Ever since Joe Biden narrowly carried Georgia on Nov. 3, the news shows keep buzzing that the Peach State’s steady migration from red to blue marks a tectonic shift in our political landscape. But until a few days before the twin senatorial runoffs on Jan. 5, it looked like this once reliable GOP bastion was returning to its roots.
According to the bets placed on the race—which often predict outcomes more accurately than polls—Republican candidates David Perdue and Kelly Loeffler were both cruising to relatively easy wins. “Until just before the election, people betting their own money reckoned that Republicans had this in the bag,” says Thomas Miller, a Northwestern University data scientist who calculated the chances of victory in each race based on prices from the PredictIt.org political betting site. (You can view Miller’s data at https://twitter.com/virtualtout.)
Georgia may indeed be gradually turning blue, or at least purple. But until days before Jan. 5, its voters appeared to be upholding the rock-ribbed tradition of backing Republicans in statewide races, and especially in runoffs. The sudden drop in Loeffler’s and Perdue’s fortunes must rank among the sharpest declines, over the briefest periods, in the annals of major national elections. So how did the most important senatorial contests in a generation shift in a couple of days from bright red to medium blue in Miller’s betting odds, which indeed nailed the final tally?
As of the morning of Jan. 7, the final vote showed Democrat Raphael Warnock defeating incumbent Sen. Kelly Loeffler by 50.8% to 49.2%, and Democratic challenger Jon Ossoff beating Sen. David Perdue, who was seeking a second term, by a narrower 50.4% to 49.6%, with 100% of the ballots counted. The Ossoff-Warnock sweep empowers the Democrats to take charge in the Senate and control both houses of Congress. On the world’s betting sites, that outcome was a long shot offering two-to-one odds a big payout as recently as two days after Christmas.
Political experts will be studying the reasons for this stunning reversal for years to come. The factors are many, and difficult to untangle. According to Georgia political experts speaking to Fortune, including GOP strategists, the Republicans fell from favorites to underdogs for two major reasons. The first is simply the trend in the early vote. Between Christmas and New Year’s Day, bettors who were studying the early trends realized that the turnout was both gigantic and tilting more toward Democrats than in the presidential race.
Second, a GOP victory hinged on its leadership’s focusing relentlessly on the Georgia races. President Trump’s impact on the contest is hard to measure. But it’s clear that instead of crusading for Loeffler and Perdue, Trump threw his weight behind a smattering of issues that divided rather than unified the party: from claiming fraud in the Nov. 3 election to threatening to veto the GOP-backed stimulus package to calling Georgia’s Republican Secretary of State to demand that he “find the votes” to overturn Trump’s loss there. To paraphrase one veteran Georgia pol’s assessment of how Trump hurt the GOP candidates by firing in all directions instead of rallying the troops for victory in Georgia, you can’t get far toward the big goal if you stop to throw rocks at every stray dog along the way.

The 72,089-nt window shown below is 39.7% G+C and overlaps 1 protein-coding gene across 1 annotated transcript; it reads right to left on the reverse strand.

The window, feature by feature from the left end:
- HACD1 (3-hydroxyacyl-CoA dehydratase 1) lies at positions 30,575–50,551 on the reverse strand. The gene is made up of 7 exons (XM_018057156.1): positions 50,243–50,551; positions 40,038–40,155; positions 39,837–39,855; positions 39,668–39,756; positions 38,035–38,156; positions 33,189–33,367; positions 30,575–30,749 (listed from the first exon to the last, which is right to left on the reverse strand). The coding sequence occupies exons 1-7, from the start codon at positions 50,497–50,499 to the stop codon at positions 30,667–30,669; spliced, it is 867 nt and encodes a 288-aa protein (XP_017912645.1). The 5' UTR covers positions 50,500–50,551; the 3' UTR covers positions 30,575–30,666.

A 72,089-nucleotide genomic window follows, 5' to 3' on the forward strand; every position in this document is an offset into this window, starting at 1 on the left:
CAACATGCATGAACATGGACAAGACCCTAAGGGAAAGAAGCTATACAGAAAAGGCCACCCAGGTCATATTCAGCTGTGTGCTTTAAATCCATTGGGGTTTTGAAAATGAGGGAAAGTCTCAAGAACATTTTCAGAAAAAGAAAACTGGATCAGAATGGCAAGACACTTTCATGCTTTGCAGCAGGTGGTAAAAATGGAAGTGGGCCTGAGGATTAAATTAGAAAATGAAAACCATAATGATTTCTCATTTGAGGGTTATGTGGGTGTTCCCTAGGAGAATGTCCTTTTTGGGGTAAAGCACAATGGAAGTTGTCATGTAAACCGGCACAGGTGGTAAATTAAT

Until around a week before Election Day, the betting odds still heavily favored both Republicans, and remained remarkably stable. Their prospects also moved in tandem, reflecting their practice of campaigning together and hammering the common theme that their opponents were leftist radicals championing socialism. From Nov. 11 to two days after Christmas, Loeffler’s chances mostly toggled between 60% and 70%. As late as Dec. 22, Miller’s model put Loeffler’s odds of victory at 65-35, or almost two-to-one. Five days later, she still stood at a comfortable 60%. A free fall followed. By New Year’s Eve, her chances had slipped to below even at 48.0%, and by Jan. 2, she had dropped to just over 40%. In less than a week, Loeffler’s chances cratered by 20 points, taking her from a strong favorite to a moderate long shot.
Perdue followed a similar path, though his slide started later. His odds of winning were mainly over 70% from mid to late November, then stabilized at 60% to 65%. On Dec. 31 he was still a 60% favorite, and as late as Jan. 2, still ranked better than 50-50. By the eve of the election, his chances of winning had tumbled to around 45%. By Fortune’s estimates, his odds had fallen 15 points in just four days, a bit less than Loeffler’s, but foreshadowing disaster.